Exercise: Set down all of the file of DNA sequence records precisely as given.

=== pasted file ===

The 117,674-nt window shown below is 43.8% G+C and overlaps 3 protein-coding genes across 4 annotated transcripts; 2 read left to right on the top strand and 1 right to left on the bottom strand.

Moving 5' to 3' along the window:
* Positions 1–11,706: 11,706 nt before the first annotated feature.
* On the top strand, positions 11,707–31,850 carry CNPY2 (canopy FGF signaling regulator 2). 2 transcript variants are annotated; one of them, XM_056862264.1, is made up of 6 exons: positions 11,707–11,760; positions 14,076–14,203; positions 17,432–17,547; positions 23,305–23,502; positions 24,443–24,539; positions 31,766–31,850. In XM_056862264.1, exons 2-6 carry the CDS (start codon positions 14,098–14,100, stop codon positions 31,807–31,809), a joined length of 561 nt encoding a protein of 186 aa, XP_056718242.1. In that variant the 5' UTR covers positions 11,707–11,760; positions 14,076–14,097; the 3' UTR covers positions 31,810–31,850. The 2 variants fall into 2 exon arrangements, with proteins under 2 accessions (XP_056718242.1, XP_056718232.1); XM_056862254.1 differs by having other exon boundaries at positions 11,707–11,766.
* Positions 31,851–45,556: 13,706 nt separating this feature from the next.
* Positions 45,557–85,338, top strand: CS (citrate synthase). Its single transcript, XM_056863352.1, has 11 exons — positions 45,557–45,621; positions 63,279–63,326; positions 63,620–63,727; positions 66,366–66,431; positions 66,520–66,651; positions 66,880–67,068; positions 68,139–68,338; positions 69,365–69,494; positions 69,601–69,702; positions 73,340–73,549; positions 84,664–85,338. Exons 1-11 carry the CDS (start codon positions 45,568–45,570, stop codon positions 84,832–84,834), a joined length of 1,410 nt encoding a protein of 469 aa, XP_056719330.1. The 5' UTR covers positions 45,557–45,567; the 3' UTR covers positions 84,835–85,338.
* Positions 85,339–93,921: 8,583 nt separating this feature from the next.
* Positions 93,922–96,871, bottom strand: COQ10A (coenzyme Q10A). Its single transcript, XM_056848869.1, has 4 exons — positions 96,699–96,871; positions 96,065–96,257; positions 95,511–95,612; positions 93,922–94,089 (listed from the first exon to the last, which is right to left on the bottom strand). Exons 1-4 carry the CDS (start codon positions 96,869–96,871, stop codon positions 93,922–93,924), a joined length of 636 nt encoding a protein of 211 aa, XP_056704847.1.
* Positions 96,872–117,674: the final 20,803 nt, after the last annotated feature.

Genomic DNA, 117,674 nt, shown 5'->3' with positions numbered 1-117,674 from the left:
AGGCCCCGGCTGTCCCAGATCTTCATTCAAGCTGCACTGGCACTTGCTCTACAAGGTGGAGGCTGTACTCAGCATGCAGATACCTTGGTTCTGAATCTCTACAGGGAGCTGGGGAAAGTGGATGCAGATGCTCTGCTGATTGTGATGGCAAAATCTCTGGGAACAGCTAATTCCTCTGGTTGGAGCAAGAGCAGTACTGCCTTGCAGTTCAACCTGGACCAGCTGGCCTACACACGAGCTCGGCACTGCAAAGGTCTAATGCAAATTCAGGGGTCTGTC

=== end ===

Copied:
The 117,674-nt window shown below is 43.8% G+C and overlaps 3 protein-coding genes across 4 annotated transcripts; 2 read left to right on the top strand and 1 right to left on the bottom strand.

Moving 5' to 3' along the window:
* Positions 1–11,706: 11,706 nt before the first annotated feature.
* On the top strand, positions 11,707–31,850 carry CNPY2 (canopy FGF signaling regulator 2). 2 transcript variants are annotated; one of them, XM_056862264.1, is made up of 6 exons: positions 11,707–11,760; positions 14,076–14,203; positions 17,432–17,547; positions 23,305–23,502; positions 24,443–24,539; positions 31,766–31,850. In XM_056862264.1, exons 2-6 carry the CDS (start codon positions 14,098–14,100, stop codon positions 31,807–31,809), a joined length of 561 nt encoding a protein of 186 aa, XP_056718242.1. In that variant the 5' UTR covers positions 11,707–11,760; positions 14,076–14,097; the 3' UTR covers positions 31,810–31,850. The 2 variants fall into 2 exon arrangements, with proteins under 2 accessions (XP_056718242.1, XP_056718232.1); XM_056862254.1 differs by having other exon boundaries at positions 11,707–11,766.
* Positions 31,851–45,556: 13,706 nt separating this feature from the next.
* Positions 45,557–85,338, top strand: CS (citrate synthase). Its single transcript, XM_056863352.1, has 11 exons — positions 45,557–45,621; positions 63,279–63,326; positions 63,620–63,727; positions 66,366–66,431; positions 66,520–66,651; positions 66,880–67,068; positions 68,139–68,338; positions 69,365–69,494; positions 69,601–69,702; positions 73,340–73,549; positions 84,664–85,338. Exons 1-11 carry the CDS (start codon positions 45,568–45,570, stop codon positions 84,832–84,834), a joined length of 1,410 nt encoding a protein of 469 aa, XP_056719330.1. The 5' UTR covers positions 45,557–45,567; the 3' UTR covers positions 84,835–85,338.
* Positions 85,339–93,921: 8,583 nt separating this feature from the next.
* Positions 93,922–96,871, bottom strand: COQ10A (coenzyme Q10A). Its single transcript, XM_056848869.1, has 4 exons — positions 96,699–96,871; positions 96,065–96,257; positions 95,511–95,612; positions 93,922–94,089 (listed from the first exon to the last, which is right to left on the bottom strand). Exons 1-4 carry the CDS (start codon positions 96,869–96,871, stop codon positions 93,922–93,924), a joined length of 636 nt encoding a protein of 211 aa, XP_056704847.1.
* Positions 96,872–117,674: the final 20,803 nt, after the last annotated feature.

Genomic DNA, 117,674 nt, shown 5'->3' with positions numbered 1-117,674 from the left:
AGGCCCCGGCTGTCCCAGATCTTCATTCAAGCTGCACTGGCACTTGCTCTACAAGGTGGAGGCTGTACTCAGCATGCAGATACCTTGGTTCTGAATCTCTACAGGGAGCTGGGGAAAGTGGATGCAGATGCTCTGCTGATTGTGATGGCAAAATCTCTGGGAACAGCTAATTCCTCTGGTTGGAGCAAGAGCAGTACTGCCTTGCAGTTCAACCTGGACCAGCTGGCCTACACACGAGCTCGGCACTGCAAAGGTCTAATGCAAATTCAGGGGTCTGTC